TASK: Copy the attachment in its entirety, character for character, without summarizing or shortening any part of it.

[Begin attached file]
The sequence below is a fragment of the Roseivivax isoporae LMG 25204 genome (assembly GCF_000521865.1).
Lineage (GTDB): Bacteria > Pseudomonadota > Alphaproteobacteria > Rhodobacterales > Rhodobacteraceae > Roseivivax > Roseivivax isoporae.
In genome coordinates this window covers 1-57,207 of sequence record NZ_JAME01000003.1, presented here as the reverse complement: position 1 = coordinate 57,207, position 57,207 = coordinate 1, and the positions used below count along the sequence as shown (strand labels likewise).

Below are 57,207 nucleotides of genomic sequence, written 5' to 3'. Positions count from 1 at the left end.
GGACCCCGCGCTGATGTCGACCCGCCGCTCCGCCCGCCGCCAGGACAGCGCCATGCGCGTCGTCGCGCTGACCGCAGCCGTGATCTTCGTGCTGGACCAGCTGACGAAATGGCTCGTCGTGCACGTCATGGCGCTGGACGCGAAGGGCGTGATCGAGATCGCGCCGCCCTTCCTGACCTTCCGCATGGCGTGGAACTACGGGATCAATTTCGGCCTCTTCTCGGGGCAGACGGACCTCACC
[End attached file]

The sequence below is a fragment of the Roseivivax isoporae LMG 25204 genome (assembly GCF_000521865.1).
Lineage (GTDB): Bacteria > Pseudomonadota > Alphaproteobacteria > Rhodobacterales > Rhodobacteraceae > Roseivivax > Roseivivax isoporae.
In genome coordinates this window covers 1-57,207 of sequence record NZ_JAME01000003.1, presented here as the reverse complement: position 1 = coordinate 57,207, position 57,207 = coordinate 1, and the positions used below count along the sequence as shown (strand labels likewise).

Below are 57,207 nucleotides of genomic sequence, written 5' to 3'. Positions count from 1 at the left end.
GGACCCCGCGCTGATGTCGACCCGCCGCTCCGCCCGCCGCCAGGACAGCGCCATGCGCGTCGTCGCGCTGACCGCAGCCGTGATCTTCGTGCTGGACCAGCTGACGAAATGGCTCGTCGTGCACGTCATGGCGCTGGACGCGAAGGGCGTGATCGAGATCGCGCCGCCCTTCCTGACCTTCCGCATGGCGTGGAACTACGGGATCAATTTCGGCCTCTTCTCGGGGCAGACGGACCTCACC